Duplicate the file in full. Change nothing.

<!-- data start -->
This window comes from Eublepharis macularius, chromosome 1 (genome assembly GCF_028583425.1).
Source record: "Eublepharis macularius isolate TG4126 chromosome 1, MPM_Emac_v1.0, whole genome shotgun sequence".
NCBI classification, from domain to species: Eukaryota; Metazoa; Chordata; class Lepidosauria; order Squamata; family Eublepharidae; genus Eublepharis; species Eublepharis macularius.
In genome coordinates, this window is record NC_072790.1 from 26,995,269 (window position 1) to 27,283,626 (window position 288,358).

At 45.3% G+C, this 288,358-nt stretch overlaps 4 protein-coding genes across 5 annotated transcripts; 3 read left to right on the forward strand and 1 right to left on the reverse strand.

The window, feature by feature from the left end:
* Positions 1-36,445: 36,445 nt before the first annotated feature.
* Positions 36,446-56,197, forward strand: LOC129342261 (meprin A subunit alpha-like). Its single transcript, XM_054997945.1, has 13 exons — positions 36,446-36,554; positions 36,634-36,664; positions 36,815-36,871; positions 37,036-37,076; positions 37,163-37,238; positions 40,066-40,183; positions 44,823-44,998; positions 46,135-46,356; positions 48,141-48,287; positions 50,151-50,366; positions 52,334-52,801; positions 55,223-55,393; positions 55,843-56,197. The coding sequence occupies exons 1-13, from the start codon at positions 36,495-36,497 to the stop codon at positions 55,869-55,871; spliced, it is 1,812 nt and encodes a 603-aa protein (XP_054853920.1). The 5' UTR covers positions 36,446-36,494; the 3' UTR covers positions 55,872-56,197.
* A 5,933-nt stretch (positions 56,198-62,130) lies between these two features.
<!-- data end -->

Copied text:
This window comes from Eublepharis macularius, chromosome 1 (genome assembly GCF_028583425.1).
Source record: "Eublepharis macularius isolate TG4126 chromosome 1, MPM_Emac_v1.0, whole genome shotgun sequence".
NCBI classification, from domain to species: Eukaryota; Metazoa; Chordata; class Lepidosauria; order Squamata; family Eublepharidae; genus Eublepharis; species Eublepharis macularius.
In genome coordinates, this window is record NC_072790.1 from 26,995,269 (window position 1) to 27,283,626 (window position 288,358).

At 45.3% G+C, this 288,358-nt stretch overlaps 4 protein-coding genes across 5 annotated transcripts; 3 read left to right on the forward strand and 1 right to left on the reverse strand.

The window, feature by feature from the left end:
* Positions 1-36,445: 36,445 nt before the first annotated feature.
* Positions 36,446-56,197, forward strand: LOC129342261 (meprin A subunit alpha-like). Its single transcript, XM_054997945.1, has 13 exons — positions 36,446-36,554; positions 36,634-36,664; positions 36,815-36,871; positions 37,036-37,076; positions 37,163-37,238; positions 40,066-40,183; positions 44,823-44,998; positions 46,135-46,356; positions 48,141-48,287; positions 50,151-50,366; positions 52,334-52,801; positions 55,223-55,393; positions 55,843-56,197. The coding sequence occupies exons 1-13, from the start codon at positions 36,495-36,497 to the stop codon at positions 55,869-55,871; spliced, it is 1,812 nt and encodes a 603-aa protein (XP_054853920.1). The 5' UTR covers positions 36,446-36,494; the 3' UTR covers positions 55,872-56,197.
* A 5,933-nt stretch (positions 56,198-62,130) lies between these two features.